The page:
Muslim community leaders tackle mental health at first-of-its-kind conference

The often-stigmatized subject of mental health brought together Muslims from across Houston for a first-of-its-kind event Saturday.

Around 300 community leaders, including counselors, imams, and mental health and refugee service providers, met for the Muslim Mental Health Conference for Community Leaders in Sugar Land to address addiction, youth mental health and the effects of COVID-19.

Ibn Sina Foundation, a nonprofit that provides health care services to low-income Houston families, organized the conference. The foundation’s chairman, philanthropist Nasruddin Rupani, announced that it will be expanding its range of services with the construction of a building that will include mental health support.

“Our aid clinic will have a whole floor of mental health services,” Rupani said, “We are hoping that we provide a service completely free to people who can’t afford it.”

Access to mental health care was a focal point of the conference, especially how seeking help can be taboo and prevent people from getting the support they need.

“Some Muslims with mental illness may also think that mental illness is sort of a curse or punishment,” said Dr. Asim Shah, a conference speaker and psychiatrist with Baylor College of Medicine. He said some Muslims perceive seeking treatment as a form of weakness.

Shah explained that this resistance is despite mental health being a major problem across every community, especially Muslims.

An academic study published by JAMA Psychiatry in 2021 found that Muslims in the United States are twice as likely as other religious groups to attempt suicide.

“Sometimes you need more than prayers,” said University of Michigan psychiatry professor Dr. Farha Abbasi, one of the conference speakers and an international advocate for Muslim mental health.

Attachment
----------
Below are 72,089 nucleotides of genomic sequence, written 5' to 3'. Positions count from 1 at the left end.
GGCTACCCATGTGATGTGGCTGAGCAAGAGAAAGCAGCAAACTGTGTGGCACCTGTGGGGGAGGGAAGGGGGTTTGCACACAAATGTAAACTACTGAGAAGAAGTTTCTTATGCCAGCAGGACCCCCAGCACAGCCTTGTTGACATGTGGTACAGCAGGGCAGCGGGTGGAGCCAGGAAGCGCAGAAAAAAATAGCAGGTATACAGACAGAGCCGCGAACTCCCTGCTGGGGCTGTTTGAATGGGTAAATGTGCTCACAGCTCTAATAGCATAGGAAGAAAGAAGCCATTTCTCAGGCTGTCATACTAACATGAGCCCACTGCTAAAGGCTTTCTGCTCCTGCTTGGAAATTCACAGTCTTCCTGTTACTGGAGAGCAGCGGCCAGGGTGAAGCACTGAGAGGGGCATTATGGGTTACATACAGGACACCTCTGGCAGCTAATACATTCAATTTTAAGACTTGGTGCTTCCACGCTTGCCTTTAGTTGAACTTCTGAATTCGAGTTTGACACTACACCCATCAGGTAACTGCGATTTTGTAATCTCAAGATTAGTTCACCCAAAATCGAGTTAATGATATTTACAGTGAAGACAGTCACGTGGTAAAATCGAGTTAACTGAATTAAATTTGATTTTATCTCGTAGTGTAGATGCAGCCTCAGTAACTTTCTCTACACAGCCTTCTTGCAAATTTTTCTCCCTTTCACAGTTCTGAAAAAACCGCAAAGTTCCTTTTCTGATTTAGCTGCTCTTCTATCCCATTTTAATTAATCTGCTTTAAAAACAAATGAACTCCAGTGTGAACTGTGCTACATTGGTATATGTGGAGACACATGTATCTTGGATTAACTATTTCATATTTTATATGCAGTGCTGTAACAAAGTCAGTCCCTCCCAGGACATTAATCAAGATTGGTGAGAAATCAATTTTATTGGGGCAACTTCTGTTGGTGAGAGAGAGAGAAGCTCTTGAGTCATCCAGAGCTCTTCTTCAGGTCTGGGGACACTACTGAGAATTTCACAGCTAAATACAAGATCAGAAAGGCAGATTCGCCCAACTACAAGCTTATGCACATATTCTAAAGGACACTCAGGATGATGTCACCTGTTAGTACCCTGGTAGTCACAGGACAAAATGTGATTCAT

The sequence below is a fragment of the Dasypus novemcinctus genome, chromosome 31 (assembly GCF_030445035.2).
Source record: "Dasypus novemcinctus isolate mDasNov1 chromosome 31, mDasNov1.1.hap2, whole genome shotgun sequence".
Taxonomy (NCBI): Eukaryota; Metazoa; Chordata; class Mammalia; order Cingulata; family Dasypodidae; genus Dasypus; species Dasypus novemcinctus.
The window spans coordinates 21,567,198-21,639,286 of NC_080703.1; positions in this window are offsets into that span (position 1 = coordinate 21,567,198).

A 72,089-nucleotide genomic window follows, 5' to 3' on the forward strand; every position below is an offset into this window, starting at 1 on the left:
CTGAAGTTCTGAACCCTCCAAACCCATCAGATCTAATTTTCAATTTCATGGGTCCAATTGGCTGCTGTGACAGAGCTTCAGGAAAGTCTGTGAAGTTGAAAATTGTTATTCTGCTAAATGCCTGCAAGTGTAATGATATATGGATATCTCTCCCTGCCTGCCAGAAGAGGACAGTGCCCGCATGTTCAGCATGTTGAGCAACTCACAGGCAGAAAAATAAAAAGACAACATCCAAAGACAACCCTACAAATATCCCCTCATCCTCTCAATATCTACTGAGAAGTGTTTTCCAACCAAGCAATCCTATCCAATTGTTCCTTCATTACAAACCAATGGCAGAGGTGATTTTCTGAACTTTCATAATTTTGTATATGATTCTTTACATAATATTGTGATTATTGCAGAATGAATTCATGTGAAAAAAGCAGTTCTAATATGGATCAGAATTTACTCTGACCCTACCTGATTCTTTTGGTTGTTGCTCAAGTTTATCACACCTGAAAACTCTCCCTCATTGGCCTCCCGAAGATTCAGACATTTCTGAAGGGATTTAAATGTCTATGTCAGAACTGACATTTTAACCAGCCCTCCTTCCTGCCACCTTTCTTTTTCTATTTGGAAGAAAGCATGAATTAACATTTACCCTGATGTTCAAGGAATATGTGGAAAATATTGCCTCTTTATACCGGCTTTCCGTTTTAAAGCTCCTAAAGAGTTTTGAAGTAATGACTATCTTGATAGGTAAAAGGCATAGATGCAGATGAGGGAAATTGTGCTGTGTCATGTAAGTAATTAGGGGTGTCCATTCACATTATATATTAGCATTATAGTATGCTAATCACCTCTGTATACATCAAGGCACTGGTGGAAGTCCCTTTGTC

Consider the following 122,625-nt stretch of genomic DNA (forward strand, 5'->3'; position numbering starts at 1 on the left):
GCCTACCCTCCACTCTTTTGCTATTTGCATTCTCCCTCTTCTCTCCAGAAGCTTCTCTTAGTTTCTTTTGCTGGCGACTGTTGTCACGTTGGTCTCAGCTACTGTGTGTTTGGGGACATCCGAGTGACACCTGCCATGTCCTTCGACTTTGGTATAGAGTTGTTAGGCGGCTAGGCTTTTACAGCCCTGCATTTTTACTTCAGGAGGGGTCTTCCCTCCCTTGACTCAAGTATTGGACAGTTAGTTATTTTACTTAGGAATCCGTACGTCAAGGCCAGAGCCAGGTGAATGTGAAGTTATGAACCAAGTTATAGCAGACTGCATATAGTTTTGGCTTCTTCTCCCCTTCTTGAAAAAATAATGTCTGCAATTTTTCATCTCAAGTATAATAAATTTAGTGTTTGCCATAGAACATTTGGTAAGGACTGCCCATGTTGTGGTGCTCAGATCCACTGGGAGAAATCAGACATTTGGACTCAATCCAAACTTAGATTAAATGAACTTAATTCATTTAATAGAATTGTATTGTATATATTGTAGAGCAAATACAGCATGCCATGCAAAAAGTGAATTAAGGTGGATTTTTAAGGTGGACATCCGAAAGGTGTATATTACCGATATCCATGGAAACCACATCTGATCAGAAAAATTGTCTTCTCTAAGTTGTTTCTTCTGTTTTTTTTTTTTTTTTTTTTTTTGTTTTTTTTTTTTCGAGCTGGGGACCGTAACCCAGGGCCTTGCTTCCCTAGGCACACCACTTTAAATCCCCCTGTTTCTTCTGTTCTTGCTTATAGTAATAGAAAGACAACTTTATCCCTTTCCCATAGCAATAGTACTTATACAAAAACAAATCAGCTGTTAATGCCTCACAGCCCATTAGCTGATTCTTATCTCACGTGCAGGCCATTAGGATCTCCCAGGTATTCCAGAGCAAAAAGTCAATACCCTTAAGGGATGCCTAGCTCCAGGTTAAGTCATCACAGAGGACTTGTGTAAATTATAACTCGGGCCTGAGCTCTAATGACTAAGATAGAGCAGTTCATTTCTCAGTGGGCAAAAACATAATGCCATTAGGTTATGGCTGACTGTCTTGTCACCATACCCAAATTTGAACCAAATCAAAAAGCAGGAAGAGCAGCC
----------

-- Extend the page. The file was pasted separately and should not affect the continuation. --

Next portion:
Abbasi said it’s vital that religious leaders should be validating —- not critical — regarding mental health struggles.

“Mental health is not about being judgmental. It’s not about sin, or hell or heaven. It’s about being there for your fellow human beings,” Abbasi said.

Abbasi said the Quran — the holy book of Islam — emphasizes mental and physical wellness and that seeking mental health care is actually supported by Muslim teachings, not at odds with it.

She advocates for a collaborative care model so mental health care professionals can partner with imams and other spiritual leaders to lean on each other to guide a patient through either a spiritual or mental health crisis.

Organizers said some 30 imams and other mosque leaders attended the conference.

Amira Abakar attended the conference Saturday and is studying to get her Ph.D. so she can run her own mental health practice to support Muslim women.

“If you make women stronger, all the kids will be raised in a society that will be stronger, too,” Abakar said.

So far in her experience treating Muslim women, she’s been shocked to hear what they’re dealing with inside the home.

“You see them happy, but when you sit with her and try to let her open up, she would start crying. They have a lot of abuse, emotional abuse and verbal abuse, their spouse talking down to them, like ‘Who do you think you are?’”

Abakar said getting women to open up is a major challenge, especially because there are also cultural barriers to consider. Being from Sudan, her experiences as a Muslim woman are different from women from Central and South Asia.

She said the key is to maintain absolute confidentiality.

The conference also addressed mental health among refugees and immigrants, a subject that Kadidja Diallo knows intimately as program director at Olive Branch Muslim Family Services.

Diallo said some of her clients struggle with maintaining their culture while adjusting to new norms in the U.S.

“The lack of familiarity is a huge culture shock,” she said, especially while families are trying to deal with the fact that they left their whole lives behind.

“It’s a lot of stress and anxiety over that for sure. And a lot of times things go undiagnosed because you’re just kind of sweeping it under the rug,” she said.

According to Pew Research, 58 percent of Muslims in the U.S. are immigrants and mostly come from countries in South and Central Asia and North Africa, especially Pakistan, India, Iran and Afghanistan. Harris County has the second-highest number of Pakistani immigrants in the country.

Some 25 Muslim majority countries were represented among the conference attendees, according to event organizers.

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